• Like Kurt Vonnegut, I am steadfast in my opposition to the semicolon. Not all punctuation is created equal. To defend its usage is to defend an abomination. That’s why it was disheartening to read Steven Pinker defend it in The Sense of Style: The Thinking Person’s Guide to Writing in the 21st Century. On page 294, he rationalizes this crime of grammar by giving an example of a sentence that would be unintelligible without:
My favorite performers of the 1970s are Simon and Garfunkel; Crosby, Stills, Nash, and Young; Emerson, Lake, and Palmer; and Seals and Crofts.
What Pinker overlooks, is that the person who would write this sentence doesn’t deserve to be understood. I’m not sure they even deserve to live.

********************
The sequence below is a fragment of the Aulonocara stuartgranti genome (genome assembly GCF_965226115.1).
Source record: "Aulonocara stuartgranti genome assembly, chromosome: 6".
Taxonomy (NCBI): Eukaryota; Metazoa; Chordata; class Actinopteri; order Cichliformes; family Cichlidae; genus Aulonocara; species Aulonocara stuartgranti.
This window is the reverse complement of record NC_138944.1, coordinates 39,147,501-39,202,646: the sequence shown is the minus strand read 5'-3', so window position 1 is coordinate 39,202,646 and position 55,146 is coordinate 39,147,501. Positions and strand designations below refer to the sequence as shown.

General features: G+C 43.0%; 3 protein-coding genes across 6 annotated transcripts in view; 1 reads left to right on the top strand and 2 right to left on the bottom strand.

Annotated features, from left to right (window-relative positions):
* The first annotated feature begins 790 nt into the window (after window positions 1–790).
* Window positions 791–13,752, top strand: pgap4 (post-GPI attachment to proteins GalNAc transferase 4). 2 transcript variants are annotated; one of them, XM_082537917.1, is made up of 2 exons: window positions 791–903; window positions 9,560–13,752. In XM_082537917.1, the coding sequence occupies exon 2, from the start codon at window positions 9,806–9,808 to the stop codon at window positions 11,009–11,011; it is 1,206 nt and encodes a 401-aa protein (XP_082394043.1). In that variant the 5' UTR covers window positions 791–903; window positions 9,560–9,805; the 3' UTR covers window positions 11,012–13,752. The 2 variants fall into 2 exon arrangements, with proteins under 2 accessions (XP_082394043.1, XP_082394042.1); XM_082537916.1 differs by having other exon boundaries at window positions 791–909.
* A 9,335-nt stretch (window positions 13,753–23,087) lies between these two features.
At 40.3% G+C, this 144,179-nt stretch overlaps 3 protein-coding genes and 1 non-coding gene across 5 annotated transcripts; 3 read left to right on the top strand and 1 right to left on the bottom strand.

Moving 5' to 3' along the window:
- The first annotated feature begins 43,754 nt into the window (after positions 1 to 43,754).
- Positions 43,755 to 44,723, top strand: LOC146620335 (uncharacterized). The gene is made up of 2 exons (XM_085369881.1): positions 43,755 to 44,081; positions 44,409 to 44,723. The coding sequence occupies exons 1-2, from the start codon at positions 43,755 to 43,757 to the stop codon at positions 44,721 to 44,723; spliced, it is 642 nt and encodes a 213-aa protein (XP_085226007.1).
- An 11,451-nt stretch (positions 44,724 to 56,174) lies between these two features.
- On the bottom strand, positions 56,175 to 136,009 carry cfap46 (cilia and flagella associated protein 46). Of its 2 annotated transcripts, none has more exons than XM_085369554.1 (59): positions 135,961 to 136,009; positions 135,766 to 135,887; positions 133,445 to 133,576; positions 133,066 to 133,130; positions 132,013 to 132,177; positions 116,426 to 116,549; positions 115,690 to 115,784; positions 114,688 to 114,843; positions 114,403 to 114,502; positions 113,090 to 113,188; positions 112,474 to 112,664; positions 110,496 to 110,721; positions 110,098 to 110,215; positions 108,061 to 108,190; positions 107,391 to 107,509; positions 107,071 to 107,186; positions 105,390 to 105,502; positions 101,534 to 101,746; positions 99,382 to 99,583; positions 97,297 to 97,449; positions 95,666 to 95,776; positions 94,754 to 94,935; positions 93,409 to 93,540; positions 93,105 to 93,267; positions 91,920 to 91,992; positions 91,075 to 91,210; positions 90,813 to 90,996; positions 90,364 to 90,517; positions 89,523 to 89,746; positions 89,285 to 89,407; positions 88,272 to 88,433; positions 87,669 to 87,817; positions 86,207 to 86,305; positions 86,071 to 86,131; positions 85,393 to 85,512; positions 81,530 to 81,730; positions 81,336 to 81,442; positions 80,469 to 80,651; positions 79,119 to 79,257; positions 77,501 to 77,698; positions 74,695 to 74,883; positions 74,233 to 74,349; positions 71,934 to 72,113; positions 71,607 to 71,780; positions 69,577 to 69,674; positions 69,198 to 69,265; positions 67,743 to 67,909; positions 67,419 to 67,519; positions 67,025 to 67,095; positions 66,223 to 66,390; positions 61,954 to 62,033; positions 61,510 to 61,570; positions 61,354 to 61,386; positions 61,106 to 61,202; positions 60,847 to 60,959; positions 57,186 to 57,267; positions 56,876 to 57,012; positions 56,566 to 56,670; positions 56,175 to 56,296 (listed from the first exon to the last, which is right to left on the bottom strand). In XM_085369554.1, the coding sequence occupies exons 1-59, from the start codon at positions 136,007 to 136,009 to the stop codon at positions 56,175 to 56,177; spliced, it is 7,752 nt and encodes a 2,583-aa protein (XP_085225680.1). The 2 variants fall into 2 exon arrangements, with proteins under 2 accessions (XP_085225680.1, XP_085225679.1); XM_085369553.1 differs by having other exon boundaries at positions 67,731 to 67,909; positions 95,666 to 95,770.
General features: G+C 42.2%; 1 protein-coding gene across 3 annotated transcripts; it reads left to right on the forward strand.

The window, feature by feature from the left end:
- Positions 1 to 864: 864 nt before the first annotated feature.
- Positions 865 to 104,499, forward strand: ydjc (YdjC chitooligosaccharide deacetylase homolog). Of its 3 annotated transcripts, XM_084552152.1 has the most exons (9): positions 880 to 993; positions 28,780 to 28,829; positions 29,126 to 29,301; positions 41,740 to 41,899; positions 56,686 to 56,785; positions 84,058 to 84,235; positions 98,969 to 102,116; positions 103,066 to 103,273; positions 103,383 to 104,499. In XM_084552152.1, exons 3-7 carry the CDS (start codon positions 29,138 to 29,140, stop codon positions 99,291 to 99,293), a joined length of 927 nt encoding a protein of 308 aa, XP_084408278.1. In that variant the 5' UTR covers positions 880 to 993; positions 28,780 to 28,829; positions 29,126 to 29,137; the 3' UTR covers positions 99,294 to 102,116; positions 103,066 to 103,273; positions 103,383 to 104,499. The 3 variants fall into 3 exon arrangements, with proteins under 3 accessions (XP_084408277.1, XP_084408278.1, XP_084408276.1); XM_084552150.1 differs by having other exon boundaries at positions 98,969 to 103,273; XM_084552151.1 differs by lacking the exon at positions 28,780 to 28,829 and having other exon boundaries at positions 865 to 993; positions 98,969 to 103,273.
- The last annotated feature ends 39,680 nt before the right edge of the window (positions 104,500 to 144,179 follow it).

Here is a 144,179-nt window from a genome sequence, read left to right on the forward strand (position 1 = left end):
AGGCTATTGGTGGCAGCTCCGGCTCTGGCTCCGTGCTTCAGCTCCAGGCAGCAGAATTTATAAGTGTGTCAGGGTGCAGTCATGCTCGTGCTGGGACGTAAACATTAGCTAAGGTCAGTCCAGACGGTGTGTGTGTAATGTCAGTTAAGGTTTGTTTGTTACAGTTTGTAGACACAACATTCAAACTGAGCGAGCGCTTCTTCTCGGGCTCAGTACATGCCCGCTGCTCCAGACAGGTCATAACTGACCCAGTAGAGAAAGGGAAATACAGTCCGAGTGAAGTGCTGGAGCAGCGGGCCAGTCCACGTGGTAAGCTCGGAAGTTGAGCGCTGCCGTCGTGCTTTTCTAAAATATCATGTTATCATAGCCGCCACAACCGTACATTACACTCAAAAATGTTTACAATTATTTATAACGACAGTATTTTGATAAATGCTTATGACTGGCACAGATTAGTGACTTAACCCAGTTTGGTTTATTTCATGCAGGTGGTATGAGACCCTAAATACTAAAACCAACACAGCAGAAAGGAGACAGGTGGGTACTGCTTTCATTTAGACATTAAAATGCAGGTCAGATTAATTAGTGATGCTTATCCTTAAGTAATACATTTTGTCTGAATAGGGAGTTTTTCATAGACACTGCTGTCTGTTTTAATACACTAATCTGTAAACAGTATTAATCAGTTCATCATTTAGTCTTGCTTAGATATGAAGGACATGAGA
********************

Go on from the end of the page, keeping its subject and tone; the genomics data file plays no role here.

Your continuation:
• Having decided rocking the vote no longer suffices, the left has adopted a new strategy for electoral domination. Enter Tramps Against Trump. This renegade Instagram group has come up with an ingenious plan to dissuade people from voting Republican and it’s almost as effective as repeating the candidate’s public statements and actions. Intellectuals grouse that political rhetoric isn’t aimed at our minds, effective politicians know to aim for the heart, but the Tramps are aiming lower still. They are sending nude photos to anyone who sends a photo of themselves in front of a polling station. The reason for starting the campaign is the threat a Trump presidency poses to their occupation as sex workers. This is understandable. My number one political concern is also whores, but I fear for the harm this does to the integrity of our electoral process. How are we to know that the demographic of people who have access to Instagram but not the billions of free porn sites and who won’t just lie about something that would be illegal to own proof of, are not being manipulated? Steve is a decent man and the nation deserves to know that his sacred vote hasn’t been bought out by some tarty Boss Tweed.